Got You Floored: An Entrepreneur's Unique Approach to Flooring Retail
Matt Ketterman, owner of Got You Floored in Greensboro, N.C., is building wealth by doing things differently than most flooring retailers: he says he spends zero on advertising, his one store location is not near a major shopping district, and he works about 20 hours a week.
Ketterman invests profits from his nearly $10 million flooring operation into other business and real estate opportunities. The serial entrepreneur is shaking things up by working smarter, not harder.
“We’re up 31% over last year, and this is with a new location. Construction is up, apartments are up, and retail is flat,” Ketterman said.
His last retail location, which was destroyed in a fire in 2018, was located near a Costco, which he said attracted a lot of price-conscious shoppers. The new store location is a 15,000-square-foot showroom and warehouse near the Piedmont Triad International Airport on a plot of land Ketterman has owned since 2005.
“We’re now more of a destination out here,” he said. “I’d rather talk to one quality person than waste time with five people who may buy a remnant.”
While the company does traditional retail, three sectors make up the lion’s share of the store’s revenue: apartment replacement, new construction, and retail investors.
“This is a mecca for developers,” Ketterman explained. “The big apartment communities all have home offices here, and we are tied in with all of those folks.”
Got You Floored also has 1,100 realtor partners who send homeowners to the store to choose carpet, vinyl or luxury vinyl tile in preparation for a home sale.
The shopping experience is a study in Southern hospitality and simplicity. Customers who walk into the store are always greeted with, “Would you like something to drink?” and they are offered Starbucks or another beverage. It’s quickly followed with “How can we help you?”
If the customer is renting or moving, the sales team steers them toward stocked products, which are showcased via samples stored in a desk at the center of the store. Those who say they are staying in a home or working on a more significant commercial or multifamily project are upsold to the special order products which make up 20% of Got You Floored’s business.
A focal point of the showroom is resilient flooring by Cleo Home, a Congoleum brand introduced in 2018, which Ketterman says he sees as a major opportunity for multifamily and other real estate investment properties. Cleo Home Ozark covers the entire showroom floor and the streamlined white display is centered on the showroom wall, reflecting Ketterman’s preference toward cleaner, contemporary lines and fewer displays. He said he is banking on the Cleo collection appealing to style-conscious real estate investors who want to stand out in the market.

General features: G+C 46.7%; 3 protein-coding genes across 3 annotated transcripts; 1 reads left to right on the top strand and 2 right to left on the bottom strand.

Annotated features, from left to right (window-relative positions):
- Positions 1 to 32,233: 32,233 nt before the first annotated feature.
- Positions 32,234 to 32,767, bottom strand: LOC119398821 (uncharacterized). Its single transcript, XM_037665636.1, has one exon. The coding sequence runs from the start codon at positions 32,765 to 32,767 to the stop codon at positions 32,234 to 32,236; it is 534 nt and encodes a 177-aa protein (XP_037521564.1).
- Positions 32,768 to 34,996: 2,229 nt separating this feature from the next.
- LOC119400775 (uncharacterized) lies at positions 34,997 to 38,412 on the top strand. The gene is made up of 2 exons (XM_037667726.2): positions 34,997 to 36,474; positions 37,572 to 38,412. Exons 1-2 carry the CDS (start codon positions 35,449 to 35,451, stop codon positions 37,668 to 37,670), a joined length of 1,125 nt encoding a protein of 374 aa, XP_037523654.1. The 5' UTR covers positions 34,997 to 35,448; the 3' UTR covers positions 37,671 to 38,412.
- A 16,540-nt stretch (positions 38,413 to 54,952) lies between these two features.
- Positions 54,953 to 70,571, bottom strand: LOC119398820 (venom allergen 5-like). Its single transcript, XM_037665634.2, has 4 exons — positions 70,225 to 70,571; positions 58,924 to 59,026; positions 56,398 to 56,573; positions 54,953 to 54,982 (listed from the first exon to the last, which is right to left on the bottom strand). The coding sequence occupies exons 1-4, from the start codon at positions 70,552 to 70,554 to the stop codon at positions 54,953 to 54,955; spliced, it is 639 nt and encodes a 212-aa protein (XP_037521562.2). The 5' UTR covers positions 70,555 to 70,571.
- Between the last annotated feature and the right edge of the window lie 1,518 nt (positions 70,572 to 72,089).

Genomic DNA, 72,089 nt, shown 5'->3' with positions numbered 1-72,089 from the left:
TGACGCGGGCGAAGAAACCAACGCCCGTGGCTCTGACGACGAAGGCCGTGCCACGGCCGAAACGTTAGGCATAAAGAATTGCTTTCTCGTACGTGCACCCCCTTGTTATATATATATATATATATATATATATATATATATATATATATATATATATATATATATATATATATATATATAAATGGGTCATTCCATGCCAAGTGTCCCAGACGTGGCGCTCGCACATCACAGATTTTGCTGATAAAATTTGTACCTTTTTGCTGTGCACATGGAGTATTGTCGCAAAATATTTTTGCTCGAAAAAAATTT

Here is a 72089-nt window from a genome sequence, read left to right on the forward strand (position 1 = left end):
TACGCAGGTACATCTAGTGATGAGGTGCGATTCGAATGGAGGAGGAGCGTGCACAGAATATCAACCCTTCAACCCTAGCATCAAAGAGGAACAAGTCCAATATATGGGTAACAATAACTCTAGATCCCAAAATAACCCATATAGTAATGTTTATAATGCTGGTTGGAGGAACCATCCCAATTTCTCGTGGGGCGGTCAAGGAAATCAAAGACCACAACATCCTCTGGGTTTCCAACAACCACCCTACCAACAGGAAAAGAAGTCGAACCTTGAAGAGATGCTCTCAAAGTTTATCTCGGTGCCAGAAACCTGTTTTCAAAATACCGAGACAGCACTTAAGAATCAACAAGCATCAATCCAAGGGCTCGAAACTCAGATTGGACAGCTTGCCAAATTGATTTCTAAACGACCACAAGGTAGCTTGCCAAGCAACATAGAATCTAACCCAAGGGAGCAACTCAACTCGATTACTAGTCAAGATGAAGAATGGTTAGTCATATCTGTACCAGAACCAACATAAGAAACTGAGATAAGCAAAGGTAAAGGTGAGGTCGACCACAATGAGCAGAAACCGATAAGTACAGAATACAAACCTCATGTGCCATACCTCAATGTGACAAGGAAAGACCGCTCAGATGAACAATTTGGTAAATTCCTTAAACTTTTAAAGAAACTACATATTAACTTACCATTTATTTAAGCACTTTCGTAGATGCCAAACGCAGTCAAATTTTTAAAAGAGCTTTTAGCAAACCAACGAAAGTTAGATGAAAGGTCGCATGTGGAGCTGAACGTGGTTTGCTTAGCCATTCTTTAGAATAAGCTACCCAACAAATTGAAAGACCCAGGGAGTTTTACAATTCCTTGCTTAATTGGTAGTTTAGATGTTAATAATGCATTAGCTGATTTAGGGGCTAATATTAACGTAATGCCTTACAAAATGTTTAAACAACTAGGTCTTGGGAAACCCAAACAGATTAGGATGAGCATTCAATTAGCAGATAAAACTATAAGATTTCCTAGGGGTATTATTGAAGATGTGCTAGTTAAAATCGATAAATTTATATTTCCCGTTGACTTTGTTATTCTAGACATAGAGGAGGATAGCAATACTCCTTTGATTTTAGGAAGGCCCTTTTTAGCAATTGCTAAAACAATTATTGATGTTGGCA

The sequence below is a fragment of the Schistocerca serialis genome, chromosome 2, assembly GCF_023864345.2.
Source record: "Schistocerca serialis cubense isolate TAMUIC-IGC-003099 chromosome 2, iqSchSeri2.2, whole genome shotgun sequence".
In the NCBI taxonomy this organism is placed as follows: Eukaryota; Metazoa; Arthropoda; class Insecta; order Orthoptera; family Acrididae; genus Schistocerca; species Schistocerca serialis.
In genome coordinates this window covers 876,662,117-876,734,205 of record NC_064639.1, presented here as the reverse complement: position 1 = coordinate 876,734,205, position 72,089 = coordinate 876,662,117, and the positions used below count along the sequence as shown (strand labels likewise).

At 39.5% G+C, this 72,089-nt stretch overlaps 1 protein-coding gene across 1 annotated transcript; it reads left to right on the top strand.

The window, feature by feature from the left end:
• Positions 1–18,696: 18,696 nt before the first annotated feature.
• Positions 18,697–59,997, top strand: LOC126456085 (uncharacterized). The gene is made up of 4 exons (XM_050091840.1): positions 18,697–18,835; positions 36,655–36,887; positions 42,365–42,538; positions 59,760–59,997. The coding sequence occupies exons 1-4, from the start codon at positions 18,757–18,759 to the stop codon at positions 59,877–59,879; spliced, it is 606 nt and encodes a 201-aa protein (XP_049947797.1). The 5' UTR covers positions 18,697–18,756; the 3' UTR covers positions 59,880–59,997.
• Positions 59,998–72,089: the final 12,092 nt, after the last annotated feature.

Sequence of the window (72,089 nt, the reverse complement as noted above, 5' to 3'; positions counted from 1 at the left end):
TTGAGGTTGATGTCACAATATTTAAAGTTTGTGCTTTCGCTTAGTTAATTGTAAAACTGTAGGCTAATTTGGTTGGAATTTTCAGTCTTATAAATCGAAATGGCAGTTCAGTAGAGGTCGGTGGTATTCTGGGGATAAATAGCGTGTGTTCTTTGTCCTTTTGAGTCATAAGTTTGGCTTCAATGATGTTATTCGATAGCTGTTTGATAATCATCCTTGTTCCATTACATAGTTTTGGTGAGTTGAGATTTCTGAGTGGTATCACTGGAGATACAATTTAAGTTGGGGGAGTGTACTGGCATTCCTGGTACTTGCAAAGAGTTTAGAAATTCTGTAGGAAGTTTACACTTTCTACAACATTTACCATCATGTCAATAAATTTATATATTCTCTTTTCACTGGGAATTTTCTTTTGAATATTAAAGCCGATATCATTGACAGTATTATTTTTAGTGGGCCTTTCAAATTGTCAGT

“While I don’t think we could get the return on investment on this product for units in a suburban type of development, it could work downtown where the rents are $2,000 a month,” he said. “It can also work in our area for common areas, club houses and pool houses. The ease of installation on this product and the visual is a fit.”
Cleo’s eco-conscious construction eliminates PVC, plasticizers, chloro-chemicals and volatile organic compounds. Its 100% waterproof mineral composite core is made from 85% locally sourced limestone. The product’s wear layer features a high-performance, ultra-low-VOC coating, enhanced with a Scotchgard protectant. Imaging is created through Congoleum’s high-fidelity digital imaging process, which features direct-to-base printing.
“The digital imaging process nearly eliminates repeats and features subtle shading,” said Kurt Denman, chief marketing officer and executive vice president of sales, Congoleum. “When you see it in a larger expanse, you really do appreciate how beautiful the design is and how nuanced the color and the layers and depth.”
Cleo is available in 55 designs across two plank shapes (7 x 48 inches and 9 x 60 inches) and two tile shapes (12 x 24 inches and 24 x 24 inches). The products can be installed as a floating floor or glue down and either edge to edge or grouted. The company began shipping the new display in April with about 500 displays currently in the field and will continue to ship about 200 displays per month.